H2S test for water quality? Not so fast
John Feighery
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This analysis of the validity and effectiveness of the H2S test to detect fecally contaminated water is inaccurate, misleading and otherwise flawed. The H2S test has been evaluated repeatedly as a fecal indicator bacterium test for water. Many of those studies show that it provides both qualitative (presence or absence) and quantitative data (relative concentrations) that are comparable to and sometimes higher than those of the usual fecal indicator bacteria, such as E. coli and thermotolerant (fecal) coliforms.

Furthermore, field research on small community water supplies in a SE Asia country done by Ku McMahan, me and others on the ability of a quantitative version of the H2S test to predict risks of diarrheal illness from community drinking waters containing different concentrations of E. coli and H2S bacteria showed that the quantitative H2S test was as predictive of risks of diarrheal illness as the E. coli test. There were comparable dose-response relationships, with increasing diarrheal illness rates with increasing concentrations of either E. coli or H2S bacteria in the drinking waters. That is, presence and levels of H2S bacteria in drinking water predict diarrheal illness rates about as well as E. coli does.

Furthermore, other studies we have done on the relationships of H2S bacteria to other “standard” bacterial indicators of fecal contamination like E. coli have shown good agreement or concordance in a variety of different water qualities, including both ground and surface waters from different hydrological and geohydrological settings, including geothermally thermally enriched surface and ground waters.

In our field studies, naturally occurring H2S producing bacteria in these geothermally enriched waters were not detected in the standard H2S test. This is probably because they are such strict anaerobes with profound sensitivity to even traces of oxygen in sampled water, that they quickly die and are not detected when doing a typical H2S bacteria test.

In addition, we have shown that whenever a water sample is positive in the H2S test it is also positive for other bacteria associated with fecal contamination. On the rare occasions when E. coli bacteria are not detected in water samples positive for H2S bacteria, other fecal indicator bacteria are present, such as Enterobacter aerogenes, Klebsiella spp., Citrobacter spp. and Clostridium perfringens. The reality is that E. coli is NOT the ideal indicator bacterium forfecally contaminated water and fecal contamination can be present in water that may not have detectable levels of E. coli but will have detectable level of other fecal indicator bacteria in a given sample. See: McMahan L, Grunden AM, Devine AA, Sobsey MD. (2012) Evaluation of a quantitative H2S MPN test for fecal microbes analysis of water using biochemical and molecular identification. Water Res. 2012 Apr 15;46(6):1693–704.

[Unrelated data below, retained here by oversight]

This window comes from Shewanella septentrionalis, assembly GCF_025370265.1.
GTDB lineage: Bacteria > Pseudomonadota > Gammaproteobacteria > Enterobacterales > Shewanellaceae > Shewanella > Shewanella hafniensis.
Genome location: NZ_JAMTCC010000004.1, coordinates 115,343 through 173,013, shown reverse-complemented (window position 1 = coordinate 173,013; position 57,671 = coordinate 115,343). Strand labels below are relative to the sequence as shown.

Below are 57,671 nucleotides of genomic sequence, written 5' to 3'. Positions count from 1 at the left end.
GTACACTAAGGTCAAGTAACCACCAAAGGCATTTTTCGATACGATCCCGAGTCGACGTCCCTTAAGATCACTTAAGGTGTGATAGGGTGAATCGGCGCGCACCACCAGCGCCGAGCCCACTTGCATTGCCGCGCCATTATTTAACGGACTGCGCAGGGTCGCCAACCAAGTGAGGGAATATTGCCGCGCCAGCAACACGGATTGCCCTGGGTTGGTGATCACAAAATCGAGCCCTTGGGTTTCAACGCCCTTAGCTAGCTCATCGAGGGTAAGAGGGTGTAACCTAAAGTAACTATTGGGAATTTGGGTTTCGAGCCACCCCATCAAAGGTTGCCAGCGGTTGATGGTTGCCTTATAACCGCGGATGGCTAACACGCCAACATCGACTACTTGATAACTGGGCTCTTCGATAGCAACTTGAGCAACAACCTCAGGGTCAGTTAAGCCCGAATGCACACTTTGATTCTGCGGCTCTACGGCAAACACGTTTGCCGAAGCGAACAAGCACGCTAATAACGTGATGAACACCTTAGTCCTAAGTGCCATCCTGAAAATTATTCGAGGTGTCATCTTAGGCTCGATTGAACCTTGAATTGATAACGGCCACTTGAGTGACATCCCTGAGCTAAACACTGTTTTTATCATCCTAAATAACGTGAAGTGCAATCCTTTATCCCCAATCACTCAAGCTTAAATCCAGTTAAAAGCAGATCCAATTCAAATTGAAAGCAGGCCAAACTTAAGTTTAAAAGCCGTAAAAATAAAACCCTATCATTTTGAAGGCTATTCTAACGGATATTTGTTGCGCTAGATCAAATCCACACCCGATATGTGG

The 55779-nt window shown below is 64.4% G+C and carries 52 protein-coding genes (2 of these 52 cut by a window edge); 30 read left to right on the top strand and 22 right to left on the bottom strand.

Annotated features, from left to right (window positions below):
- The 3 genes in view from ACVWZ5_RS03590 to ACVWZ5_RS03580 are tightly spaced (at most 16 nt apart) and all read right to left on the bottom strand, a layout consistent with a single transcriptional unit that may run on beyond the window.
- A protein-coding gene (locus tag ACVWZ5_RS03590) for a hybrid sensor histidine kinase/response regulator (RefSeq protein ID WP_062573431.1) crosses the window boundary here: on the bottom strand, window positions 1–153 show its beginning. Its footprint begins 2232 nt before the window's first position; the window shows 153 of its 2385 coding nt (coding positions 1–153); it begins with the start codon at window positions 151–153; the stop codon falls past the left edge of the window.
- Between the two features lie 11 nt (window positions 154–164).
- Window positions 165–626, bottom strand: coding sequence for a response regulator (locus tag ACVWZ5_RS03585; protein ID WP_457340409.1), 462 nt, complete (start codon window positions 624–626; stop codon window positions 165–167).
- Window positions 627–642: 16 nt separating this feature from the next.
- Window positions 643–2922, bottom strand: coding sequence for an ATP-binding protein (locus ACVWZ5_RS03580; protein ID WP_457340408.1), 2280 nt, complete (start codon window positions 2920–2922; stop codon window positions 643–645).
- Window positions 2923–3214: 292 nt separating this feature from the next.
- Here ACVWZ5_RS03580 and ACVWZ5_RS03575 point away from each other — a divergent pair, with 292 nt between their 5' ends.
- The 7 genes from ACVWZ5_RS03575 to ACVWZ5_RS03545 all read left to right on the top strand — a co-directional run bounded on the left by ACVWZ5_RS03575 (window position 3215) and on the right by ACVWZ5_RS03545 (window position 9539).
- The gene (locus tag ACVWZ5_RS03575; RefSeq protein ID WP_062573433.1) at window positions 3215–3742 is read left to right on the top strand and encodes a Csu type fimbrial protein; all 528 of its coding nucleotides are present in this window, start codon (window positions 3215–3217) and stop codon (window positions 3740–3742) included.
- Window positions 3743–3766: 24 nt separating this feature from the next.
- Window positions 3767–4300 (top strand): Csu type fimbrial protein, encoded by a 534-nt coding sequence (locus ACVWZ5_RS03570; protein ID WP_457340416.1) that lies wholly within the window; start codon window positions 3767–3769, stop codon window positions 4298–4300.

McMahan L, Devine AA, Grunden AM, Sobsey MD. (2011) Validation of the H2S method to detect bacteria of fecal origin by cultured and molecular methods. Appl Microbiol Biotechnol. 2011 Dec;92(6) :1287–95.

The real limitation of current H2S tests is that they are presence-absence tests telling you that a particular single sample volume either has H2S bacteria or does not. For most drinking water supplies and sources, especially in the developing world, what is needed is a QUANTITATIVE H2S test that provides data on the concentrations of H2S bacteria. It is best if fecal indicator bacteria are absent from 100-ml samples of water as evidence of safety or low risk, as is recommended by the World Health Organzation Guidelines for Drinking-water Quality (http://apps.who.int/iris/bitstream/10665/44584/1/9789241548151_eng.pdf)

However, WHO also recognizes that it is not always possible to consistently achieve water that is free of fecal indicator bacteria in 100-mL volumes of drinking water for a variety of reasons. Therefore, occasional positive samples, especially with only low levels of fecal indicator bacteria in 100-mL volumes may be tolerable and be of only low or only intermediate risk. Assording to the WHO GDWQ, as the frequency of positive samples and the concentrations of bacteria in positive samples increase, the risks of diarrheal illness and other enteric diseases are considered to increase. This dose-response effect has been documented in studies by my research group as well as others (https://www.ncbi.nlm.nih.gov/pmc/articles/PMC2393099/pdf/bullwho00048-0043.pdf).

Therefore, what is really needed are QUANTITATIVE versions of the H2S test to determine the quality of drinking water. This can be done by examining multiple volumes of a water sample at the same time in order to estimate how many of those different volumes of the same water sample are either positive or negative for H2S bacteria. This is what is commonly done to quantify other fecal indicator bacteria such as E. coli and thermotolerant coliforms by the Most Probable Number (MPN) method.

In summary, the assertion that H2S tests are flawed and not reliable indicators of fecal contamination is not supported by a substantial amount of scientific evidence. Quantitative H2S tests appear to provide information on the microbial quality of water that is comparable to the information provided by presence-absence or quantitative tests for other fecal indicator bacteria and to provide comparable information on diarrheal disease risks as evidence of human health effects.

Mark D. Sobsey, PhD

Kenan Distinguished Professor of Environmental Sciences and Engineering, Gillings School of Global Public Health, University of North Carolina; email: mark_sobsey@unc.edu

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